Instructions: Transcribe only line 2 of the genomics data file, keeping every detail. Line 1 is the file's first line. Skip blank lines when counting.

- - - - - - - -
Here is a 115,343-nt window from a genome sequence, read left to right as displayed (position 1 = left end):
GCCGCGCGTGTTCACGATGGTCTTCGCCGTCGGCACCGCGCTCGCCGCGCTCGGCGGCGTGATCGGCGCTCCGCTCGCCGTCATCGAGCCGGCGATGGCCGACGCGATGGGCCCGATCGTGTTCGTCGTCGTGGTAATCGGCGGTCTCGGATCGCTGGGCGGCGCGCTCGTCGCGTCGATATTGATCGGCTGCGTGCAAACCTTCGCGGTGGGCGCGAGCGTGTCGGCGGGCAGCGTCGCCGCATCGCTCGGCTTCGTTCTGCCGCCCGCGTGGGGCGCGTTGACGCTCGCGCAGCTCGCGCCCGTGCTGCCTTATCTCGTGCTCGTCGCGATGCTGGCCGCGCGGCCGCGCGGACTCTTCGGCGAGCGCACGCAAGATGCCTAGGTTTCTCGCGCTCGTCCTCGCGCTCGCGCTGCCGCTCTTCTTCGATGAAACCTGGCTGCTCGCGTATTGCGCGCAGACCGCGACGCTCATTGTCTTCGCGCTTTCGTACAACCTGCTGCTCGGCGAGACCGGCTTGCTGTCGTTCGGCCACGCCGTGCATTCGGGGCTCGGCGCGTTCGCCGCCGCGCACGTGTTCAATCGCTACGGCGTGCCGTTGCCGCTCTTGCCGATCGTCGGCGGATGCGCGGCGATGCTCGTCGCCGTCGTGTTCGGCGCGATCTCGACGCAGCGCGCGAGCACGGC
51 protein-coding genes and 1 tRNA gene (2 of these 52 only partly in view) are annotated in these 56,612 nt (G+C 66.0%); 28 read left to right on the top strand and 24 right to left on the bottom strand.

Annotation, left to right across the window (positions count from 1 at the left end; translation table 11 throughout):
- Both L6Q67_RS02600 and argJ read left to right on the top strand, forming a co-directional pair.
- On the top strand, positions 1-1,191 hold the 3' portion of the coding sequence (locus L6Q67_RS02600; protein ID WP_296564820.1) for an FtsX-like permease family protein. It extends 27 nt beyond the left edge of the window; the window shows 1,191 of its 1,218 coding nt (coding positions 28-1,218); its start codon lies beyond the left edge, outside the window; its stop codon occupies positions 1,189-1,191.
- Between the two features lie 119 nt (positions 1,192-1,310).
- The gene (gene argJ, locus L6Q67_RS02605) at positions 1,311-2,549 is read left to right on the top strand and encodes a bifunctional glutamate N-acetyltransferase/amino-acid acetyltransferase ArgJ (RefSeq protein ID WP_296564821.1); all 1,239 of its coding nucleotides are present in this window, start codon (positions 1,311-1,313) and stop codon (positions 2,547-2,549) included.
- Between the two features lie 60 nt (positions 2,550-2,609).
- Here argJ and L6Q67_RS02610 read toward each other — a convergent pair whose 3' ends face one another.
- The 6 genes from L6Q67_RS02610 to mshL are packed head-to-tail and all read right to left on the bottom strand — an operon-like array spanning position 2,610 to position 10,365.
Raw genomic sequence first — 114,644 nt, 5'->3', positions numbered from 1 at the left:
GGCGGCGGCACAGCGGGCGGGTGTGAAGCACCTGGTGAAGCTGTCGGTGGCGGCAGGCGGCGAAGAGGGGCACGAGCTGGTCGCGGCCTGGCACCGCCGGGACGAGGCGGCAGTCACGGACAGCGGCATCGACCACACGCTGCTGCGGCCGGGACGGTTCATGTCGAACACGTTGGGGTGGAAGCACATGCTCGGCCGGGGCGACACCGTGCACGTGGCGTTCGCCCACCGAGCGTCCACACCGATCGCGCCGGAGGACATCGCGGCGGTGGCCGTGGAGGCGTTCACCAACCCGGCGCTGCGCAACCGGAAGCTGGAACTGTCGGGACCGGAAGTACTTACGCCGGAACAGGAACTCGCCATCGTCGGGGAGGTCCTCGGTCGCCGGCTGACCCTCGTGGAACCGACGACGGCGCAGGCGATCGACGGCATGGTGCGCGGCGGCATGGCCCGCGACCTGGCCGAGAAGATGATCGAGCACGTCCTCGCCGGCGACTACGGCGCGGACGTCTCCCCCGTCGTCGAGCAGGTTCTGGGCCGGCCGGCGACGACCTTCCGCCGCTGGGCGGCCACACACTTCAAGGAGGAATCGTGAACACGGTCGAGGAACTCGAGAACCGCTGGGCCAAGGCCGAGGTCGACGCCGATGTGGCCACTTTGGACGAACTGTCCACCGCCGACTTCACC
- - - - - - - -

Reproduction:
GCCGCGCGTGTTCACGATGGTCTTCGCCGTCGGCACCGCGCTCGCCGCGCTCGGCGGCGTGATCGGCGCTCCGCTCGCCGTCATCGAGCCGGCGATGGCCGACGCGATGGGCCCGATCGTGTTCGTCGTCGTGGTAATCGGCGGTCTCGGATCGCTGGGCGGCGCGCTCGTCGCGTCGATATTGATCGGCTGCGTGCAAACCTTCGCGGTGGGCGCGAGCGTGTCGGCGGGCAGCGTCGCCGCATCGCTCGGCTTCGTTCTGCCGCCCGCGTGGGGCGCGTTGACGCTCGCGCAGCTCGCGCCCGTGCTGCCTTATCTCGTGCTCGTCGCGATGCTGGCCGCGCGGCCGCGCGGACTCTTCGGCGAGCGCACGCAAGATGCCTAGGTTTCTCGCGCTCGTCCTCGCGCTCGCGCTGCCGCTCTTCTTCGATGAAACCTGGCTGCTCGCGTATTGCGCGCAGACCGCGACGCTCATTGTCTTCGCGCTTTCGTACAACCTGCTGCTCGGCGAGACCGGCTTGCTGTCGTTCGGCCACGCCGTGCATTCGGGGCTCGGCGCGTTCGCCGCCGCGCACGTGTTCAATCGCTACGGCGTGCCGTTGCCGCTCTTGCCGATCGTCGGCGGATGCGCGGCGATGCTCGTCGCCGTCGTGTTCGGCGCGATCTCGACGCAGCGCGCGAGCACGGC